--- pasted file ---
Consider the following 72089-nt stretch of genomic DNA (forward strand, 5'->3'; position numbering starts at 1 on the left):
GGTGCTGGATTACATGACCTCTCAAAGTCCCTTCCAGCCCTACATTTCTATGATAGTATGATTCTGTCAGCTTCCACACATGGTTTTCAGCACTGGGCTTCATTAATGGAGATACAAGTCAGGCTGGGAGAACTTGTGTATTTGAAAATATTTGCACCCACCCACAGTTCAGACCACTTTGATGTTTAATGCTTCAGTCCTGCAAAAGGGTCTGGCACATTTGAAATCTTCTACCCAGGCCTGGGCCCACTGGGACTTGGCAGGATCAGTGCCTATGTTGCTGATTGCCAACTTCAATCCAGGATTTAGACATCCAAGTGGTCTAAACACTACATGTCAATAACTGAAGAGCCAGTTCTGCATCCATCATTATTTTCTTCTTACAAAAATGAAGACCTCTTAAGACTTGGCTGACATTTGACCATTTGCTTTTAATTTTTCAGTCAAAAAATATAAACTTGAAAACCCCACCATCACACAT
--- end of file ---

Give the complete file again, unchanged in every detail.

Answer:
Consider the following 72089-nt stretch of genomic DNA (forward strand, 5'->3'; position numbering starts at 1 on the left):
GGTGCTGGATTACATGACCTCTCAAAGTCCCTTCCAGCCCTACATTTCTATGATAGTATGATTCTGTCAGCTTCCACACATGGTTTTCAGCACTGGGCTTCATTAATGGAGATACAAGTCAGGCTGGGAGAACTTGTGTATTTGAAAATATTTGCACCCACCCACAGTTCAGACCACTTTGATGTTTAATGCTTCAGTCCTGCAAAAGGGTCTGGCACATTTGAAATCTTCTACCCAGGCCTGGGCCCACTGGGACTTGGCAGGATCAGTGCCTATGTTGCTGATTGCCAACTTCAATCCAGGATTTAGACATCCAAGTGGTCTAAACACTACATGTCAATAACTGAAGAGCCAGTTCTGCATCCATCATTATTTTCTTCTTACAAAAATGAAGACCTCTTAAGACTTGGCTGACATTTGACCATTTGCTTTTAATTTTTCAGTCAAAAAATATAAACTTGAAAACCCCACCATCACACAT